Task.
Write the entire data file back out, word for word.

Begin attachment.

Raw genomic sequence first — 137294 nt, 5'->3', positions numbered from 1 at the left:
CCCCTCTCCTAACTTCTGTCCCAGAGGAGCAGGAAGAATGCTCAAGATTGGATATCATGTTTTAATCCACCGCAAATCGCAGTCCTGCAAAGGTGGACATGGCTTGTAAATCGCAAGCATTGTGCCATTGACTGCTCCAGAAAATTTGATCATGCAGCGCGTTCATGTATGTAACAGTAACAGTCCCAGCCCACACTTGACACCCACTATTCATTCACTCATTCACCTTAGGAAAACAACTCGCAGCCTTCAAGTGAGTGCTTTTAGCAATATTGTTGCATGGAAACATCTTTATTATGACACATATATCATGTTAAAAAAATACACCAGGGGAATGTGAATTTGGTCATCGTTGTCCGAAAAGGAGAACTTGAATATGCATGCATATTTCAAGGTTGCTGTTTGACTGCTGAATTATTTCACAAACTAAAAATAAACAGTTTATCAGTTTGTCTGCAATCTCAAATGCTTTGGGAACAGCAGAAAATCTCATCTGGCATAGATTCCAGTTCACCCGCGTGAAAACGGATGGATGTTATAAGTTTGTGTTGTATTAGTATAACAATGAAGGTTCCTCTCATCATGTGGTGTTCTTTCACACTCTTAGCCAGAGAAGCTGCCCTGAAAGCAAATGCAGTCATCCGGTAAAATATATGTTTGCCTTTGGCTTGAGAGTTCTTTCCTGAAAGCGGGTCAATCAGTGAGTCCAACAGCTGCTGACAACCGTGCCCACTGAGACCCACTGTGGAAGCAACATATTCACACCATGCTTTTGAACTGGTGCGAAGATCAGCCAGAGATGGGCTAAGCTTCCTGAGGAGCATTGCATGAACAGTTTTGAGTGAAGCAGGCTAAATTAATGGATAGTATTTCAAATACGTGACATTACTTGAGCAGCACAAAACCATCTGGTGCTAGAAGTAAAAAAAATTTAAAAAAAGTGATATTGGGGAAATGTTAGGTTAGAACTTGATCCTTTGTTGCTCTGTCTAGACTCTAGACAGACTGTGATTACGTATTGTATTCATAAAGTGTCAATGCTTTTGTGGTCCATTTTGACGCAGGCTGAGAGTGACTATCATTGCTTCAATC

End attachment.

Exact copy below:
Raw genomic sequence first — 137294 nt, 5'->3', positions numbered from 1 at the left:
CCCCTCTCCTAACTTCTGTCCCAGAGGAGCAGGAAGAATGCTCAAGATTGGATATCATGTTTTAATCCACCGCAAATCGCAGTCCTGCAAAGGTGGACATGGCTTGTAAATCGCAAGCATTGTGCCATTGACTGCTCCAGAAAATTTGATCATGCAGCGCGTTCATGTATGTAACAGTAACAGTCCCAGCCCACACTTGACACCCACTATTCATTCACTCATTCACCTTAGGAAAACAACTCGCAGCCTTCAAGTGAGTGCTTTTAGCAATATTGTTGCATGGAAACATCTTTATTATGACACATATATCATGTTAAAAAAATACACCAGGGGAATGTGAATTTGGTCATCGTTGTCCGAAAAGGAGAACTTGAATATGCATGCATATTTCAAGGTTGCTGTTTGACTGCTGAATTATTTCACAAACTAAAAATAAACAGTTTATCAGTTTGTCTGCAATCTCAAATGCTTTGGGAACAGCAGAAAATCTCATCTGGCATAGATTCCAGTTCACCCGCGTGAAAACGGATGGATGTTATAAGTTTGTGTTGTATTAGTATAACAATGAAGGTTCCTCTCATCATGTGGTGTTCTTTCACACTCTTAGCCAGAGAAGCTGCCCTGAAAGCAAATGCAGTCATCCGGTAAAATATATGTTTGCCTTTGGCTTGAGAGTTCTTTCCTGAAAGCGGGTCAATCAGTGAGTCCAACAGCTGCTGACAACCGTGCCCACTGAGACCCACTGTGGAAGCAACATATTCACACCATGCTTTTGAACTGGTGCGAAGATCAGCCAGAGATGGGCTAAGCTTCCTGAGGAGCATTGCATGAACAGTTTTGAGTGAAGCAGGCTAAATTAATGGATAGTATTTCAAATACGTGACATTACTTGAGCAGCACAAAACCATCTGGTGCTAGAAGTAAAAAAAATTTAAAAAAAGTGATATTGGGGAAATGTTAGGTTAGAACTTGATCCTTTGTTGCTCTGTCTAGACTCTAGACAGACTGTGATTACGTATTGTATTCATAAAGTGTCAATGCTTTTGTGGTCCATTTTGACGCAGGCTGAGAGTGACTATCATTGCTTCAATC